A Bit More Detail

Assorted Personal Notations, Essays, and Other Jottings

Posts Tagged ‘holidays

[BLOG] Some Thursday links

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  • Centauri Dreams looks at how the inability to make contact with the long-departed ISEE-3 probe offers hints as to the problems with long-duration spaceflight.
  • The Dragon’s Gaze considers Beta Pictoris’ planets, one paper considering the orbit of Beta Pictoris b and another wondering if the identified planet might in fact be massive dust clouds from planetesimal collisions.
  • The Dragon’s Tales explores the latest in Ukraine.
  • Far Outliers notes the collapse of Japanese forces in Papua New Guinea, from Phillip Bradley’s Hell’s Battlefield (1, 2, 3).
  • A Fistful of Euros’ Alex Harrowell considers the extent to which electronic communications are compromisable.
  • The Planetary Society Blog celebrates Yuri’s Night, an upcoming celebration of spaceflight on the 12th of this month.
  • The Power and the Money’s Noel Maurer wonders how many Salvadorans were displaced from Honduras after the Soccer War of 1968 and considers certain parallels in ethnic minority politics between French Algeria and Russian Crimea.
  • Strange Maps notes that Portugal’s territory is almost entirely water, a combination of its extensive coastline, associated seas, and dispersed archipelagos.
  • Transit Toronto notes that the stretch of Yonge subway by Eglinton will be closed down this Saturday owing to emergency repairs.
  • Whatever’s John Scalzi describes the many ways in which he has sold his books.
  • Window on Eurasia argues that Kazakhstan is taking greater care regarding the Russian language after Crimea, and notes pressures in Kyrgyzstan.

    [BLOG] Some Monday links

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    • blogTO provides a history of Queen Street West’s fabled Horseshore Tavern.
    • Centauri Dreams features an essay by J. N. Nielsen arguing that the Kardashev scale of development of extrasterrestrial civilizations is misused. (Kardashev was talking about energy usage, we tend to talk about the size of a civilization.)
    • The Everyday Sociology Blog features a post by Sally Raskoff talking about how technology influences our understanding of world events.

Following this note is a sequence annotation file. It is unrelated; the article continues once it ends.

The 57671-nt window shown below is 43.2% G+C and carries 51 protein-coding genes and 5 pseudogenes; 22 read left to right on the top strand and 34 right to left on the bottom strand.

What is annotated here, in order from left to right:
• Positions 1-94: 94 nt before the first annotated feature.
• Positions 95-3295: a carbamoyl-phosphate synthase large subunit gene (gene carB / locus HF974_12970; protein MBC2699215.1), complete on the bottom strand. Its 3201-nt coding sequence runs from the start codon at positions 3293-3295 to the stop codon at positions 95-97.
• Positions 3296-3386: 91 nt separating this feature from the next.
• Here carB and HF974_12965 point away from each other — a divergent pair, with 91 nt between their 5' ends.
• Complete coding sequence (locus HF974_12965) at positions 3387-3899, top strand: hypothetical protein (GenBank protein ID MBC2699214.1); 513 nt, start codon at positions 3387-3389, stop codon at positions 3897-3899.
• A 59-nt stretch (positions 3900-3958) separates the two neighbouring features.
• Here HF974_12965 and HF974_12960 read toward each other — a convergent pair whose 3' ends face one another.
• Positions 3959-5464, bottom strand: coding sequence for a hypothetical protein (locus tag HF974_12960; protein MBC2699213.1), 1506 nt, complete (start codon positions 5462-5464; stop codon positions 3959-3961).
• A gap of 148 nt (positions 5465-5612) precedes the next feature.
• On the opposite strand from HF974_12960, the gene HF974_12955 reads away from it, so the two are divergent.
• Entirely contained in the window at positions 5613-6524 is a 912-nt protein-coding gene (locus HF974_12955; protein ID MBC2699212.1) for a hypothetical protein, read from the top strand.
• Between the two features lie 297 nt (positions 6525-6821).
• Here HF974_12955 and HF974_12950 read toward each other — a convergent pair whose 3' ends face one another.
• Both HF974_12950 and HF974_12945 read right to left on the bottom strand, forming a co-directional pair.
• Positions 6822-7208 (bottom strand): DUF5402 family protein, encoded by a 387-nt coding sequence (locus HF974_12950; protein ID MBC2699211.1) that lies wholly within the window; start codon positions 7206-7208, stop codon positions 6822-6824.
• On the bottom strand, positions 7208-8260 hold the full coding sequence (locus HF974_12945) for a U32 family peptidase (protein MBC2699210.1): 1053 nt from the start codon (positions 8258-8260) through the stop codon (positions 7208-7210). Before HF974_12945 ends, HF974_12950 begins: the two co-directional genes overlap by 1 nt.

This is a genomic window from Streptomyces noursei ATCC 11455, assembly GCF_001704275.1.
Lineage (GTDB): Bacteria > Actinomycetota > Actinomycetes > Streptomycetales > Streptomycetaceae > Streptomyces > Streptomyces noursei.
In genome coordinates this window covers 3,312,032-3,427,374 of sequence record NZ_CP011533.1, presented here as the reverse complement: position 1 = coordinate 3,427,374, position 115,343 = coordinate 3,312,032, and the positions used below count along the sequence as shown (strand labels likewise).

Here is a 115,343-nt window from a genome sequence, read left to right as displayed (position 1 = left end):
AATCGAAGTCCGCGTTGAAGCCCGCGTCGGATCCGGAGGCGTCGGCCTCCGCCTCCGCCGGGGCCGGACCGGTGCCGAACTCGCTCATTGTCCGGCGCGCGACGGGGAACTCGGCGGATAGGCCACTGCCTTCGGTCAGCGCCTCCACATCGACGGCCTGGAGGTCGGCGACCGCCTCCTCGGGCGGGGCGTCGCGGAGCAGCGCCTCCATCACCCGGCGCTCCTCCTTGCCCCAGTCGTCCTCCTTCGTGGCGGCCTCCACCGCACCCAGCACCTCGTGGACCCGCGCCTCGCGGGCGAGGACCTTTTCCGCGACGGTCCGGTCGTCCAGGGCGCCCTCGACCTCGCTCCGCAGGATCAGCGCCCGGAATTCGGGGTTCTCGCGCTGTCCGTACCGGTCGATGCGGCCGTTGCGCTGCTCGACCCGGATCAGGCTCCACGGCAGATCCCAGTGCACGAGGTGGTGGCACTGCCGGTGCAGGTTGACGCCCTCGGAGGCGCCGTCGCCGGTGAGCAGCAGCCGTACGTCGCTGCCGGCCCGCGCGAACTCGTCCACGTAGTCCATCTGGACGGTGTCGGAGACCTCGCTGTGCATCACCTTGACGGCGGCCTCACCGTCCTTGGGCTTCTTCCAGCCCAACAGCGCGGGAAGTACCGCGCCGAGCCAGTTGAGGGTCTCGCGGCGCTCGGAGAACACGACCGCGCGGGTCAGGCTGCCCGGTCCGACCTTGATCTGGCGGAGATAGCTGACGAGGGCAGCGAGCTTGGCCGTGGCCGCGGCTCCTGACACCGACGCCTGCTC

• Far Outliers describes the grisly massacre of Australian prisoners by Japanese armed with bayonets in the Second World War.
    • Joe. My. God. and Towleroad both note how the organizers of New York City’s pride march called the bluff of the Catholic League’s Bill Donohue by accepting his request to march. (He has since retracted his bid.)
    • Language Log describes some interesting wordplay in the Taiwanese protests.
    • North’s Justin Petrone talks about Estonia’s continued concern with Russia, especially after Crimea.
    • Savage Minds’ P. Kerim Friedman describes how the mass protests in Taiwan of students are driven by a fear that further economic integration with China will worsen islanders’ standard of living.
    • Window on Eurasia suggests that the Moldovan enclave of Transnistria may become the next scene of confrontation.
    • Yorkshire Ranter Alex Harrowell examines the meaning of a 1984 installation by British artist Richard Hamilton, Treatment Room, as it has changed over time with technology and politics.

    [BLOG] Some Tuesday links

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    • Beyond the Beyond’s Bruce Sterling shares a United Nations reaction to a United States human rights report.
    • The Dragon’s Tales observes one model for the climate of the ancient Earth and notes that, on the basis of ancient DNA, ancient Europeans were not uniformly white.
    • The Dragon’s Gaze notes studies of the galactic habitable zones of the Milky Way and Andromeda galaxies.
    • Eastern Approaches reacts to the recent Crimean vote.
    • Geocurrents’ Asya Perelstvaig shares a post about Irish cuisine over time.
    • Joe. My. God. notes the recent visit paid by American evangelist Michael Brown to Peru to try to spread anti-gay ideology.
    • At Lawyers, Guns and Money, the argument is made that the Democratic Party really has shifted left.
    • James Nicoll, at More Words, Deeper Hole, notes the racism of environmentalist Garret Hardin.
    • The New APPS Blog tackles the question of the extent to which the anti-Semitism and Naziism of Heidegger informed his philosophy.
    • The Volokh Conspiracy is unimpressed by the Crimean referendum.
    • Window on Eurasia shares the warning of Andrei Ilarionov that Russia plans on annexing and dominating far more of Ukraine than Crimea.

    [LINK] “The naked truth about Pride”

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    Emma Teitel’s MacLean’s article says pretty much what I think about nudity at Toronto Pride marches.